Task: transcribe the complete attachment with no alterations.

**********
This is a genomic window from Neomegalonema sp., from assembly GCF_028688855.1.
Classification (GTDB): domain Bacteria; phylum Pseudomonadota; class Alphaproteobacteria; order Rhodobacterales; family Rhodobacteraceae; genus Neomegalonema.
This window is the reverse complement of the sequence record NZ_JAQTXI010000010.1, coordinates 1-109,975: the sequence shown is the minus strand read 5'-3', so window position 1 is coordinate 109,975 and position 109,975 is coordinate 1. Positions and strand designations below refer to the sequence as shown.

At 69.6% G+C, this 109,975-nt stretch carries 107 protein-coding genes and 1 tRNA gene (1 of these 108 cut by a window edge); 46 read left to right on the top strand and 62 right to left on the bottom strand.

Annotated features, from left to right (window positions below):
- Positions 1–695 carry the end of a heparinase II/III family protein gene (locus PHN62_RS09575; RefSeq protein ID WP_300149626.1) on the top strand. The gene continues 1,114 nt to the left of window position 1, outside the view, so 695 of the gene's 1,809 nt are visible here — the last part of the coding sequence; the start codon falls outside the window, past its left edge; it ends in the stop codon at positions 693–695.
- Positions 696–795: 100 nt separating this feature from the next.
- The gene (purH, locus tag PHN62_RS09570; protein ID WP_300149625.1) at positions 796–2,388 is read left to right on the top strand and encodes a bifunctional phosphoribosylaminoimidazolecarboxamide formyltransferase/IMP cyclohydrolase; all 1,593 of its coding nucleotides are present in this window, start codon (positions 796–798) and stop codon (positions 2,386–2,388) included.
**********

This is a genomic window from Neomegalonema sp., from assembly GCF_028688855.1.
Classification (GTDB): domain Bacteria; phylum Pseudomonadota; class Alphaproteobacteria; order Rhodobacterales; family Rhodobacteraceae; genus Neomegalonema.
This window is the reverse complement of the sequence record NZ_JAQTXI010000010.1, coordinates 1-109,975: the sequence shown is the minus strand read 5'-3', so window position 1 is coordinate 109,975 and position 109,975 is coordinate 1. Positions and strand designations below refer to the sequence as shown.

At 69.6% G+C, this 109,975-nt stretch carries 107 protein-coding genes and 1 tRNA gene (1 of these 108 cut by a window edge); 46 read left to right on the top strand and 62 right to left on the bottom strand.

Annotated features, from left to right (window positions below):
- Positions 1–695 carry the end of a heparinase II/III family protein gene (locus PHN62_RS09575; RefSeq protein ID WP_300149626.1) on the top strand. The gene continues 1,114 nt to the left of window position 1, outside the view, so 695 of the gene's 1,809 nt are visible here — the last part of the coding sequence; the start codon falls outside the window, past its left edge; it ends in the stop codon at positions 693–695.
- Positions 696–795: 100 nt separating this feature from the next.
- The gene (purH, locus tag PHN62_RS09570; protein ID WP_300149625.1) at positions 796–2,388 is read left to right on the top strand and encodes a bifunctional phosphoribosylaminoimidazolecarboxamide formyltransferase/IMP cyclohydrolase; all 1,593 of its coding nucleotides are present in this window, start codon (positions 796–798) and stop codon (positions 2,386–2,388) included.